Use of Attendance Tracking

Hey CD,

My team was exploring the use of an attendance tracker for upcoming seasons and we were wondering what teams used them for. We could think of the obvious reasons of tracking student hours but couldn’t that just be done with a google form or a sign out sheet. Has your team used attendance tracking for other purposes?



Without getting too techy tracking who is at a meeting is best done simply with the sheets or a google form as shared, a few options are to ask students to fill out a form beforehand and track how many hours a student is sharing to show up and can be adjusted if they stay late and such. A few things to do with the data is to help know where your time is going on the team, if you track by subteam you can grow as a team knowing where maybe too much time is being spent on a certain project in the scope of your team’s goals. It’s also fun to know how many hours of in-person time was spent on your robot, this can also help with knowing how many meetings you want to plan in the future after knowing how competitive your team is with the schedule your running now


We use it mostly for outreach. Its great to show the distrcit and sponsors how much work we put into the program and hopefully get us more support. It’s also useful for metors/team leaders to determine who should be on travel team as it can be an (albeit rough) indicator. Google forms would work fine, but we didn’t have internet so it didn’t work for us. We had our programming team make a custom app which aggregates all the data, so we always scan our nametags to clock in and out and it keeps track of everyone.

We are imposing a 30 hour minimum to prevent students from just showing up the competition after doing no work, and a 50 hour (I think) minimum for travel competitions.


My team uses a fingerprint scanner time clock. students scan in and out of meetings and if you fall below a certain number you don’t get excused from school for competition.

Hey James,

6328 has done some incredible things (all worth looking at), and at Spectrum, we use AdvantageTrack. I personally highly recommend it.

in a nutshell:

AdvantageTrack is an attendance system built to combine a manual sign-in interface with automated tracking of student and mentor devices. Data storage and analysis are handled using Google Sheets, updated by the local Python server. The server runs a local web app for sign-ins & status, and it monitors the active devices on the local network using intermitent flood pings. Each team member can opt-in to the automatic tracking by registering their device’s MAC address with the system.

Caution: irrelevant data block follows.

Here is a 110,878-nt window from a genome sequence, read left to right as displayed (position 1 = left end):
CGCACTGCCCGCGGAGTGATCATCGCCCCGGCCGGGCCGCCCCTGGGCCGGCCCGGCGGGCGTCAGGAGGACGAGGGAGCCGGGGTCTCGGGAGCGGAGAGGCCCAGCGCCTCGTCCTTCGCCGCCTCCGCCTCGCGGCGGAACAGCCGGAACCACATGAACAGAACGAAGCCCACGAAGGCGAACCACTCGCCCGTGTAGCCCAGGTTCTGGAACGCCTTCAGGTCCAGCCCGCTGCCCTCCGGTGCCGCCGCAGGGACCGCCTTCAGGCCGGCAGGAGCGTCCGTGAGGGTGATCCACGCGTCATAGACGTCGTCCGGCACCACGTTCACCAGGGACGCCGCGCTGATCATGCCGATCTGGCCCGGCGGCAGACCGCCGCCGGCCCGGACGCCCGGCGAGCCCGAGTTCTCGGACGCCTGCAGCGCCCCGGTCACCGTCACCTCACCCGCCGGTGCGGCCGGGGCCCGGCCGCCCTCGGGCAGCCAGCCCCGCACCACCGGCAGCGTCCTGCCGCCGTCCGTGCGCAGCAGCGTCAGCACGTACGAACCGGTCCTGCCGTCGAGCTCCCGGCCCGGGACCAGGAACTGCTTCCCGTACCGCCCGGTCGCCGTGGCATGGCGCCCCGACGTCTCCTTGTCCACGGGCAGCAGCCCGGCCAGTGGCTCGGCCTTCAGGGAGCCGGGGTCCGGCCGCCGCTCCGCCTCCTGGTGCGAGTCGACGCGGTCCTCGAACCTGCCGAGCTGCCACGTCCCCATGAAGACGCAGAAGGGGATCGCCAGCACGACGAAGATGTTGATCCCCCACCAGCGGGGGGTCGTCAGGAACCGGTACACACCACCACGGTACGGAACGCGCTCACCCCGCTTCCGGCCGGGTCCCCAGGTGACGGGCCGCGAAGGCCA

TLDR: used for discipline and tracking contribution to the team, as well as grades for the robotics class and varsity letter eligibility

Our school allows students to earn a varsity letter for being on the robotics team. We track attendance to track student’s progress on their “points” (number of practices) they have accumulated in order to letter. The attendance for every practice is done by each sub-team lead who submits a google form to one of our mentors who will track attendance weekly.

Our team, along with being an after school club meeting, is a class. It is mandatory for people that take the robotics class to attend a certain amount of practices in a week before their grade in the class starts to go down. People who can’t take the class (scheduling conflict, AP overload, or other elective) can still be on the team, but are encouraged not to come to competition if the minimum amount of weekly practices is egregiously disregarded.

It sounds harsh, and most of the time when people miss more practice than expected there is a valid reason for it and they are usually excused if its just one or two here or there. There have only been a couple instances of people stepping outside the lines, and it is usually set straight by a talking to from a team lead or mentor, if it isn’t solved they are free to explore other academic or athletic teams.